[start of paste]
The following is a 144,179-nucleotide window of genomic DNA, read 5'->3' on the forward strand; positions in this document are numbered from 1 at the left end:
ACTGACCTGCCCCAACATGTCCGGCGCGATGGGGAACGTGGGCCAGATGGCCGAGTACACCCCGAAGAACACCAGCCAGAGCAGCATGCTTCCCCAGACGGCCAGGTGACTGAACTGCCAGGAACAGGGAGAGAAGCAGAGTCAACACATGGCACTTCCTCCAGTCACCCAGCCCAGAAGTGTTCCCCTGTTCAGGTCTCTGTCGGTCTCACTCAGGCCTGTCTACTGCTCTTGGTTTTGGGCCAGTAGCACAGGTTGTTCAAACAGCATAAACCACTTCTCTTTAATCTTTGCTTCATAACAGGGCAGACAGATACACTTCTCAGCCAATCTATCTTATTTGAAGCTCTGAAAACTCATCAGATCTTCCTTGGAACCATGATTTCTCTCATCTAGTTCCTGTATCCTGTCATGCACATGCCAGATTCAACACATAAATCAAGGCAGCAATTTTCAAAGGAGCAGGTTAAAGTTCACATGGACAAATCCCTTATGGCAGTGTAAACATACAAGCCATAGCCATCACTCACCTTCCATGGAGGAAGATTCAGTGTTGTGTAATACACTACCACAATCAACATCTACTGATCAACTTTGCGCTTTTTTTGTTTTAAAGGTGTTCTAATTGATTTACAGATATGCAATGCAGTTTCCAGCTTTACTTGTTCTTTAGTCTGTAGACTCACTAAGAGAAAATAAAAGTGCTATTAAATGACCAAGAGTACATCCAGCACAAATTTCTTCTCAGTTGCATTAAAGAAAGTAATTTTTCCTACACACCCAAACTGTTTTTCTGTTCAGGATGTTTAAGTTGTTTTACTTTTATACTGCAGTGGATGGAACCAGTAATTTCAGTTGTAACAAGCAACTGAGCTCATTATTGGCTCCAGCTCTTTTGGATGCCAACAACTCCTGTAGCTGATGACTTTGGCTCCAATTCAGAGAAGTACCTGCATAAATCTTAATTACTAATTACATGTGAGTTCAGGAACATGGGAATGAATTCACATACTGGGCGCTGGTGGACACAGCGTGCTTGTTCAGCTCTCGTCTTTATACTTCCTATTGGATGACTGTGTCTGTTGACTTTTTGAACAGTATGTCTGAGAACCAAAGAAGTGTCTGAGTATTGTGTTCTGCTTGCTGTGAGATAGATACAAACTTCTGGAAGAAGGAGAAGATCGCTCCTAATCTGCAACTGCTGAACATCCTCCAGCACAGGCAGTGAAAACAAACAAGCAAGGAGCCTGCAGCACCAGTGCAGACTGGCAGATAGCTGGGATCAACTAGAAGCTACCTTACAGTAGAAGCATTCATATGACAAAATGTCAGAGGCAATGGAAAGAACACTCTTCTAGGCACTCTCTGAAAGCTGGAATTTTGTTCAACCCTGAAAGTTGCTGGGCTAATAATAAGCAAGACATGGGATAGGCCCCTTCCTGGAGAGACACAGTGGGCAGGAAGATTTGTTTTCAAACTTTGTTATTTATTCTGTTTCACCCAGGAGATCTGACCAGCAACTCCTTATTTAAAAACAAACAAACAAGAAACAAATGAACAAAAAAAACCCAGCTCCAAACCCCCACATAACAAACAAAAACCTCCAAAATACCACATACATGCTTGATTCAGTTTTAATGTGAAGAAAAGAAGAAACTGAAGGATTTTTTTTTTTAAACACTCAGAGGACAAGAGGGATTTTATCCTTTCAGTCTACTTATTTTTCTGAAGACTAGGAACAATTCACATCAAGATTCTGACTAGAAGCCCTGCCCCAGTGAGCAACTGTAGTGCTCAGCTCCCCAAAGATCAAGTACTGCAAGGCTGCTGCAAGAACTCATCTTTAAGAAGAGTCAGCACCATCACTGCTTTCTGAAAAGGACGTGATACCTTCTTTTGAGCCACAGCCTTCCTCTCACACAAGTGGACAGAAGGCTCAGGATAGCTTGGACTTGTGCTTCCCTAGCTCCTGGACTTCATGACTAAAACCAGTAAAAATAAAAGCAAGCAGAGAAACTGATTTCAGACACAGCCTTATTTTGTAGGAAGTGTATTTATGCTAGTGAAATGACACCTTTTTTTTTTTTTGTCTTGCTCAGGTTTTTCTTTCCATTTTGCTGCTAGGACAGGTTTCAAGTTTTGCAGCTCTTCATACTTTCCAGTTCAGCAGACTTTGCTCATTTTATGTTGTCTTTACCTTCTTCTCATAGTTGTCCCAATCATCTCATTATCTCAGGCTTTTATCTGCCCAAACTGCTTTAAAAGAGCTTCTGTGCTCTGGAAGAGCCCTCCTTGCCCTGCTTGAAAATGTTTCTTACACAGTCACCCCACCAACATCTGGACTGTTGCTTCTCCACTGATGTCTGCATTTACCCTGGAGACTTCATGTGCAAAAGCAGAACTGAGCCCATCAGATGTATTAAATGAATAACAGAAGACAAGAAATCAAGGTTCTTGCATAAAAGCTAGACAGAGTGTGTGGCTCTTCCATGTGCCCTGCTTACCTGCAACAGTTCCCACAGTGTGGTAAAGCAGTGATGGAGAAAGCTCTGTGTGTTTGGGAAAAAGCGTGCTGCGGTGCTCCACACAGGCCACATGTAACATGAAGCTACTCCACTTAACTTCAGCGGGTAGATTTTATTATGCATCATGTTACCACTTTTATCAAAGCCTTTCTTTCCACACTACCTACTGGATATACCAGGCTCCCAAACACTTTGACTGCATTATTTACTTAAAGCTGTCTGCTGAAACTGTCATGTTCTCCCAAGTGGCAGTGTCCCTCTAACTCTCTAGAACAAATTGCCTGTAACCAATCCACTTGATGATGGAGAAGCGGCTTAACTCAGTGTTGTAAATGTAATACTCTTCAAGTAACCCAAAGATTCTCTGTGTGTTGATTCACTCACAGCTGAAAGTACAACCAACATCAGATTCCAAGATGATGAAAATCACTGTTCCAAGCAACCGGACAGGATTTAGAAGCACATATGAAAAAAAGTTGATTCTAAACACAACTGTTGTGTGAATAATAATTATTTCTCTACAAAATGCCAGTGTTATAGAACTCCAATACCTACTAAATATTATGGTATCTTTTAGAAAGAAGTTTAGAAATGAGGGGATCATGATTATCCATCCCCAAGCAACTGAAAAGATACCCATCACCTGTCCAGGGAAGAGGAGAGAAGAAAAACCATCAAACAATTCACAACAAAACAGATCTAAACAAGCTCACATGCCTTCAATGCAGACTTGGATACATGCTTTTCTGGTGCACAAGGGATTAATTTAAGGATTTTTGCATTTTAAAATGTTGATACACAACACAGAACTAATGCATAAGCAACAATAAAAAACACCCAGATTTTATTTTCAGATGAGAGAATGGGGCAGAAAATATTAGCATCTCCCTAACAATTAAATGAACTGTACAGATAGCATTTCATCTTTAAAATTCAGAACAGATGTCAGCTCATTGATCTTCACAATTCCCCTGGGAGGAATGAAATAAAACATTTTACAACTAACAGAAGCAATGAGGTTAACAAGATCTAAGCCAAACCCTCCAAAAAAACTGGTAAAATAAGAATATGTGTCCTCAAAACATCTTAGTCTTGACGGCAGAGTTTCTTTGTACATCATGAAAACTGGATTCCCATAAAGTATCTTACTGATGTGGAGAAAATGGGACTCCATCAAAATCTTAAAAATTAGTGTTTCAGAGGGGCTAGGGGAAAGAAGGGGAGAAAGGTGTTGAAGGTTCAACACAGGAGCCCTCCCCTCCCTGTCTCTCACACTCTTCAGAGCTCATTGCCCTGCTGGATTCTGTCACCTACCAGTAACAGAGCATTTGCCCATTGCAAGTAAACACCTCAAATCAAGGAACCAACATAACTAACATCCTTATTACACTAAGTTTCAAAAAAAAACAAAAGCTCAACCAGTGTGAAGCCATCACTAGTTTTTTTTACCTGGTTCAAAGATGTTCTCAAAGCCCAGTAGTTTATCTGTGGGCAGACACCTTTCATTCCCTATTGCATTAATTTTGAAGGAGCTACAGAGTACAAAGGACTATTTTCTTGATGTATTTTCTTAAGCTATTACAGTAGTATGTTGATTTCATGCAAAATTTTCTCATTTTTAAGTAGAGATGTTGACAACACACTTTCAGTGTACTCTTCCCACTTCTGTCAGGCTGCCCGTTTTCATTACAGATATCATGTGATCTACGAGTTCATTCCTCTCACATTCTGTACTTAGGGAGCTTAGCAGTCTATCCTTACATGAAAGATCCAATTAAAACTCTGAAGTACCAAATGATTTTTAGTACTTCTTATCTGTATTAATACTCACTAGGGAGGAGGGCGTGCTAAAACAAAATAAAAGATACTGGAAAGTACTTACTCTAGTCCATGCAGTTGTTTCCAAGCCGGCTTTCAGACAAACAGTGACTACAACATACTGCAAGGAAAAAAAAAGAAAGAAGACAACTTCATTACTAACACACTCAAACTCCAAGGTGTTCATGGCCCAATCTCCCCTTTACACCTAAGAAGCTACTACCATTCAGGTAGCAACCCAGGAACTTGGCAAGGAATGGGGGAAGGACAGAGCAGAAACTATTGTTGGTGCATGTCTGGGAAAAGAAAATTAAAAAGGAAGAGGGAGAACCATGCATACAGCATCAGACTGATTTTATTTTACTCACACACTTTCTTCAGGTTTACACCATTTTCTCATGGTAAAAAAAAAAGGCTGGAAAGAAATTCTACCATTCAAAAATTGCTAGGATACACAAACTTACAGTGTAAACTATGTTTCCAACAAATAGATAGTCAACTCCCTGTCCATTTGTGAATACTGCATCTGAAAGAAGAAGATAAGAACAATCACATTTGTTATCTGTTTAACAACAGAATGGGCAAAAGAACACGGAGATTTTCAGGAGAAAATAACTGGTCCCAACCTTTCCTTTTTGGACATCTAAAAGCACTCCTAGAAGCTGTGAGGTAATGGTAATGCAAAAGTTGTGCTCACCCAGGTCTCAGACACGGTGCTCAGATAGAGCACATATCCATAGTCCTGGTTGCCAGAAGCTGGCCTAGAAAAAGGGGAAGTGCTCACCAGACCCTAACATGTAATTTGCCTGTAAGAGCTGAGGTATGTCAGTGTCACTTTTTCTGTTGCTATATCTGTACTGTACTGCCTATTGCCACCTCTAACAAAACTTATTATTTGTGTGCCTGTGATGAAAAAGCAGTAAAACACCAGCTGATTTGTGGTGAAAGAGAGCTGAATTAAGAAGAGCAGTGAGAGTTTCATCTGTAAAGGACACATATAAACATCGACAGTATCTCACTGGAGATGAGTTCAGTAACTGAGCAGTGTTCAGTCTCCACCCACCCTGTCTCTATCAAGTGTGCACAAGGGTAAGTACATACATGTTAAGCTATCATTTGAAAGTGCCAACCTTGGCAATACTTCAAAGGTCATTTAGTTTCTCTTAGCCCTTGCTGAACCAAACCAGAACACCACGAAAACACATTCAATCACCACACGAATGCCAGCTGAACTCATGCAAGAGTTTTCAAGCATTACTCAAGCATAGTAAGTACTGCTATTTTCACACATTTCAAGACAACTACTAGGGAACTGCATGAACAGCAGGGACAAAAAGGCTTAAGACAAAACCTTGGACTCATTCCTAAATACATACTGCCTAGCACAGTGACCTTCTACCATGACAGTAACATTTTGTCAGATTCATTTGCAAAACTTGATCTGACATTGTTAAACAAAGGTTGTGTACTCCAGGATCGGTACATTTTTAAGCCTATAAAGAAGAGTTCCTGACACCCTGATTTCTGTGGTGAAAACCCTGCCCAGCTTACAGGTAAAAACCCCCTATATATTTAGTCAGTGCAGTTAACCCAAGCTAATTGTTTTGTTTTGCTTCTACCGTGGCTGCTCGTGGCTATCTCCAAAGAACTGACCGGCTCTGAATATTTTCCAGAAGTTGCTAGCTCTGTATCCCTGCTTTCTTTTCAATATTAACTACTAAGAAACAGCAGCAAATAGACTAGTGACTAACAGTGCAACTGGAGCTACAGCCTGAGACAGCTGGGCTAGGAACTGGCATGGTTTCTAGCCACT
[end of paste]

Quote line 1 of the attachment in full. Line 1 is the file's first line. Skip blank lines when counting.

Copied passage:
The following is a 144,179-nucleotide window of genomic DNA, read 5'->3' on the forward strand; positions in this document are numbered from 1 at the left end: